Friday, December 7, 2012

Morsy speech angers opposition despite concessions

CAIRO, December 7, 2012

Egyptian President Mohammed Morsy on Thursday offered limited concessions to the country's opposition against a backdrop of continuing street protests over his extended constitutional powers.

But his uncompromising tone in a live television address, and his claim that violence on Wednesday night was the work of paid agents, brought an angry reaction from the opposition and on the streets, where protesters set fire to the headquarters of Mr Morsy's Muslim Brotherhood.

Mr Morsy promised that the new powers he controversially granted himself two weeks ago will lapse after the December 15 referendum on a new constitution, whether the latter is approved or not.

He had previously suggested that the choice before Egyptians was to approve the constitution or see him retain the unprecedented powers, which render his decrees immune to judicial review.

Mr Morsy also said he was open to dropping the clause in his November constitutional declaration enabling him to take any action he saw necessary to protect the country or the goals of the revolution.

The referendum on the draft constitution drafted by an Islamist-dominated Constituent Assembly is to go ahead, however.

Cancelling the referendum has been a key demand of the opposition in recent protests.

Instead, the President announced that he will hold on Saturday a meeting of "political leaders and youth" to engage in "comprehensive and productive dialogue." The political concessions were overshadowed for many by the harsh tone in which Mr Morsy opened his speech, declaring that democracy meant that "the minority yields to the view of the majority." The President placed the blame for violence at protests at the Presidential palace on Wednesday on "infiltrators." Mr Morsy said that more than 80 people had been arrested after Wednesday night's violence, in which six people died.

"Sadly some of those arrested have links with those identifying themselves as political forces," he said. "The prosecution will announce the results of its inquiries into those who incited, perpetrated and funded the events." He said he drew a sharp distinction between "politicians and patriotic figures who object to certain political positions" and "those who use their money, corruptly gained by their business links with the previous regime ... to terrorize the nation." Despite its concessions, the speech brought an angry reaction on the streets of Cairo, with demonstrators outside the Presidential palace raising their shoes towards the palace walls in a sign of contempt.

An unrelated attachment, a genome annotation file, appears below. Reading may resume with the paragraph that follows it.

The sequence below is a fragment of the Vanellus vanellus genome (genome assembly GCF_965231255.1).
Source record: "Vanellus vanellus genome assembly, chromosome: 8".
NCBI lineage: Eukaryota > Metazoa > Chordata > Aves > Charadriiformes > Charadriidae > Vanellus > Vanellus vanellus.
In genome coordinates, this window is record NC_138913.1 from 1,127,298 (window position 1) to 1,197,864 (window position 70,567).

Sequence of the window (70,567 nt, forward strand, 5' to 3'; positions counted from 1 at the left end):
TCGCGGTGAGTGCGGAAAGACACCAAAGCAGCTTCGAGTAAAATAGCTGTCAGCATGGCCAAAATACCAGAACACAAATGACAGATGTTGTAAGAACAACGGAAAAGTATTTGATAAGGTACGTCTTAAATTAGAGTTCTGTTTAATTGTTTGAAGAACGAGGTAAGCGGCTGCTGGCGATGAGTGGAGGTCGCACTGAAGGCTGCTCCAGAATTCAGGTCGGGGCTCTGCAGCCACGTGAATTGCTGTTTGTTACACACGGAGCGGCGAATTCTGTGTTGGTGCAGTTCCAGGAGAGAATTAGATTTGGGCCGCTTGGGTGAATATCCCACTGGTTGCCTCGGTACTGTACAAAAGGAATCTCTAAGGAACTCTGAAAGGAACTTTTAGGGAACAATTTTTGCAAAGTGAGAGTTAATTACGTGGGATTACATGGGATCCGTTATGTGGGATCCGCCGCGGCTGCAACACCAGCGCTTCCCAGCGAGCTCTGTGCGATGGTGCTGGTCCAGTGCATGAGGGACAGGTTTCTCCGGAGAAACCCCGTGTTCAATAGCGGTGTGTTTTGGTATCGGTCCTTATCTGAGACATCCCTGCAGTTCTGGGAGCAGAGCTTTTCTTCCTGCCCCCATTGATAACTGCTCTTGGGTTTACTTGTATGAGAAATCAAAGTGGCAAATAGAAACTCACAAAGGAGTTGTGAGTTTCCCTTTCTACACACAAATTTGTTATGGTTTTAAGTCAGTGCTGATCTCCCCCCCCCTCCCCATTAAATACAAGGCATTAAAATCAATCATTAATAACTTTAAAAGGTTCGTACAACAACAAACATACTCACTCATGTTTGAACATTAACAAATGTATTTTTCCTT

Protestors reportedly attacked and burned the headquarters of the Muslim Brotherhood in Cairo's eastern Moqattam district. Brotherhood spokesman Mohammed Ghozlan told state-run newspaper Al-Ahram that security forces on the scene had failed to intervene.

Al-Ahram reported that the Brotherhood had earlier ordered the evacuation of all its offices, fearing an attack.

Hamdeen Sabahy, a leader of the newly formed opposition alliance the National Salvation Front, rejected the President's proposed dialogue, insisting that he withdraw his constitutional declaration and cancel the referendum.

"This call for dialogue is not serious and is devoid of merit," Mr Sabahy said in a statement published on his official Facebook account, defending the opposition's position as "legitimate patriotic demands and genuine popular anger." Others members of the opposition questioned Mr Morsy's accusations.

"The President accused political forces without providing any evidence of funding," Popular Socialist Alliance Party spokeswoman Mona Ezzat said.

"This is the same kind of talk that we heard from the Mubarak regime and the Supreme Council of the Armed Forces." US President Barack Obama telephoned Mr Morsy on Thursday to express his deep concern about the deaths and injuries of protesters, the White House said.

Mr Obama welcomed his counterpart's call for dialogue, but stressed that such a dialogue should occur without setting preconditions. The United States had pressed Egyptian opposition leaders to do the same, he said.
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